Concentrating on the most recent history, it's not just
- the Iraq War, but also:
- the acceptance of growing inequality (Mandelson and being "intensely relaxed about people becoming filthy rich);
- caving in to lobbyists (eg Bernie Ecclestone);
- the absurd continuation of the totally illogical PFI schemes to finance hospitals and schools, thus borrowing at far higher costs than those available to the government and lumbering future taxpayers with the burden of repayment;
- failure ever to make the positive case for the European Union;
- introduction of student fees when they said in their manifesto that they wouldn't, and then increasing them when they said they had "no plans" to do so;
- commitment to the private sector over the public sector: eg the part-privatisation of Air Traffic Control (1998) and the re-privatisation of South East Trains (2006), even refusing to allow the successful publicly owned railway company even to bid. So what price their indignation over the re-privatisation of Directly Operated Railways, the public company that successfully ran trains on the East Coast Mainline?
- the beginnings of privatisation in the NHS:
- no attempt to curtail the right to buy, thus exacerbating the current housing crisis;
- the illiberal regimes of David Blunkett and Jack Straw at he Home Office, with a casual attitude towards civil and human rights, the growth of the surveillance state, and attempt to introduce ID cards.
11. failed to support electoral reform, even though the introduction of AV was in their manifesto;
12. scuppered House of Lords reform by failing to vote for the parliamentary time to discuss the necessary legislation. How duplicitous can you get?
Yes I know that Liberal Democrats have not behaved in government in the Simon-pure manner many of us would have wished and had every reason to expect.
The turn-round on student fees is our most derided error but, although we deservedly suffer from the loss of trust, its practical effects are not all that important. Students from poorer backgrounds have not been deterred from applying for university, there are some good bits (loans for part-time students) and before long someone will realise that it was all a mistake and either revert to free tertiary education or introduce a graduate tax long before most students have paid a significant amount of the money back.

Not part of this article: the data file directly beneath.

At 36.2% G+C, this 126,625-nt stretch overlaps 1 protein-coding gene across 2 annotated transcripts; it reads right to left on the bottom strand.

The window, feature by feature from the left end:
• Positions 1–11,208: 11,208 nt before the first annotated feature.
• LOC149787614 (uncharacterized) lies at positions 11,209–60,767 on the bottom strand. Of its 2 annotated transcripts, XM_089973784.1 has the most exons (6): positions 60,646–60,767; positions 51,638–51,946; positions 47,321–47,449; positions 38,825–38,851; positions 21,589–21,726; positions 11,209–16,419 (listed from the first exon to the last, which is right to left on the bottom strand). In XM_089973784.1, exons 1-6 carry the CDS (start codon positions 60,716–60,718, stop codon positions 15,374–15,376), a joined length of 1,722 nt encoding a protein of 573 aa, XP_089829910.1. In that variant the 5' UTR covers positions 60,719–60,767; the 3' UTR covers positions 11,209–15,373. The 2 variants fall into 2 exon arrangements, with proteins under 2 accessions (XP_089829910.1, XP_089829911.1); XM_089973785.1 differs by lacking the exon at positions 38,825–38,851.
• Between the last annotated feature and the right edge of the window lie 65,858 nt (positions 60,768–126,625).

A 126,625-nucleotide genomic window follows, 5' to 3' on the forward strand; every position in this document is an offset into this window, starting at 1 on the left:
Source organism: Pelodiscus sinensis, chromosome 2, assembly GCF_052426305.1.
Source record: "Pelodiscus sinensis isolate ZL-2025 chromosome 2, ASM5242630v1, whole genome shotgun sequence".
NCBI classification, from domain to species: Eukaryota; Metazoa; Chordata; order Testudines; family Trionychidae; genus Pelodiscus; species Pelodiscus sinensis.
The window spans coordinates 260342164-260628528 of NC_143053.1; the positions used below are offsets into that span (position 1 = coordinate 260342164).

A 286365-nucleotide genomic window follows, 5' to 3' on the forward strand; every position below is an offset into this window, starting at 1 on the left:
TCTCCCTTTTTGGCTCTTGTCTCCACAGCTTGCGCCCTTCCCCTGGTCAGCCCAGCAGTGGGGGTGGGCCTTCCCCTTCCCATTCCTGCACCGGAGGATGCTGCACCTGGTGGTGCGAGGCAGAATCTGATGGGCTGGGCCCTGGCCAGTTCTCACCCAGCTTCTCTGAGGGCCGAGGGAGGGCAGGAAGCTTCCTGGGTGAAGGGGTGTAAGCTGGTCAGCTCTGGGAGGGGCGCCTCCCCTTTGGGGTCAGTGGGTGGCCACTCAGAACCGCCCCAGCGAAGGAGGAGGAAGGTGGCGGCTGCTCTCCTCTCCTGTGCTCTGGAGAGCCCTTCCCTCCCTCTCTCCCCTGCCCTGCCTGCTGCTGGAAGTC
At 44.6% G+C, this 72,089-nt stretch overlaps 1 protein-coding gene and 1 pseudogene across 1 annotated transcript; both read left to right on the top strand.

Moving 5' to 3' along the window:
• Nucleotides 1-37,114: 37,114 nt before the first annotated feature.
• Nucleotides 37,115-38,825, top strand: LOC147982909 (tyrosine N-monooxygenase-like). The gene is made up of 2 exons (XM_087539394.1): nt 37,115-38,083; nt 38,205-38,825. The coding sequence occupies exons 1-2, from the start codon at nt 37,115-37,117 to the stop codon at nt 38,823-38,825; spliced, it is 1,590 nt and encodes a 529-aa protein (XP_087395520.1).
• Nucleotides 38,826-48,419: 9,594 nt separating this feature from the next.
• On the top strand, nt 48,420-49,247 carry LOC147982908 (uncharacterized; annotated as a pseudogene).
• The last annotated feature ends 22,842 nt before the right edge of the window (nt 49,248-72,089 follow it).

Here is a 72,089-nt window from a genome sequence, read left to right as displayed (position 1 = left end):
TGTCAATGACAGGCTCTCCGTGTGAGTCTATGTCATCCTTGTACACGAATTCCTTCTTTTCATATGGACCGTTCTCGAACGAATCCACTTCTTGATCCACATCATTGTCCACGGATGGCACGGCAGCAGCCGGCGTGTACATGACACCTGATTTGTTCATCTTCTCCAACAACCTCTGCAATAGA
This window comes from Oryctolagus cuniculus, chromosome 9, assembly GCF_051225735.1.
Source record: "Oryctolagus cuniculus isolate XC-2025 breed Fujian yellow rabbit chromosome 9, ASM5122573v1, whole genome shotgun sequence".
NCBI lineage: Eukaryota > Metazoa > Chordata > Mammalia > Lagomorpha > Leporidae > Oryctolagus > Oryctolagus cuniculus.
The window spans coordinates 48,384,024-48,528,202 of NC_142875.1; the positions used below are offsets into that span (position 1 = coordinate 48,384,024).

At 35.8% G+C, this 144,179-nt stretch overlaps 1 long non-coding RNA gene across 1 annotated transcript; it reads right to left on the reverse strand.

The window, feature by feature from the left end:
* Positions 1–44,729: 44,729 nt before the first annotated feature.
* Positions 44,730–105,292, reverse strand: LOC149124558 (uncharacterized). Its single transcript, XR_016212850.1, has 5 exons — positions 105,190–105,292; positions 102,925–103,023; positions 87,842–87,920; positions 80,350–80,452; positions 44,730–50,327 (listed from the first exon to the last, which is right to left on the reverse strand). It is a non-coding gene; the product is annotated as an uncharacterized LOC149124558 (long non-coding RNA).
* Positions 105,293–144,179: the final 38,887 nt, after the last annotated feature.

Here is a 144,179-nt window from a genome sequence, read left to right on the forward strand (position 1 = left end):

(Labour's scheme to reduce the fees to £6 000 a year will benefit only the high earners. Those in the low earning professions - teachers, nurses, social workers - will never reach even the threshold accumulated at the £6 000 a year rate so will not benefit at all).
Much more serious is our connivance at the Tory austerity policy. We should have said that they have over 300 MPs and we have only 57 so we can't stop them, but were our situations reversed we should do things differently. But we didn't. But Labour were and still are committed to austerity too.
So there may be a case for tactical voting in those constituencies where there is a chance of stopping the Tories (if for no other reason than to prevent their handing over the BBC to their profit-maximising mates).
But where there's a chance of winning or retaining a Liberal Democrat seat, please, please keep a hold of the Liberal Democrat nurse, because the Labour alternative will be even worse.
Friday, 17 April 2015
George Monbiot puts it very neatly:
The dominant Tory frame. . . is that the all-important issue is the deficit. The financial crisis, it claims, was caused not by the banks but by irresponsible government spending for which the only cure is austerity. (Guardian, 15th April)
Monbiot may be going a bit far when he claims that: "In reality the deficit should rank somewhere in the low hundreds on the list of political priorities." I would tend to put it somewhere in the lower end of the "top ten," after:-
- low productivity;
- the balance of (external) payments deficit;
- growing inequality;
- unaffordable housing;
- destitution and misery of those on the bottom rungs of our society.
The primacy of the deficit is so well entrenched that even Labour dares not speak up for the poor who suffer most from this over-emphasised obsession. And even on housing Ed Miliband last night refused to rule out discontinuing the "right to buy," one of the most damaging legacies of the Thatcher era which, astoundingly, the Tories propose now to extend to those in housing association tenancies.
Another part of the Tory frame which Labour are too timid to challenge is the revival of the Victorian concept of the deserving and undeserving poor, through "dog whistle" references to "hard working families." Twice last night, Miliband borrowed this Tory mantra is defining the people he hoped to represent.
Being retired, I am not hard working and, being single and living (quite contentedly) alone, I am not a family either. But I am a citizen worthy of representation, and I'd like there to be party which appealed for my vote on the grounds it would try to create a fairer society in Britain for everybody, young or old, fit or disabled, responsible or feckless; was honest about the true state of affairs and the limits on its capacity to alter them; pledged to defend our human rights and civil liberties; and extended its vision to include working towards a fairer world and a sustainable future.
That party ought to be the Liberal Democrats. Sadly we too have bought into the Tory frame.
Monday, 6 April 2015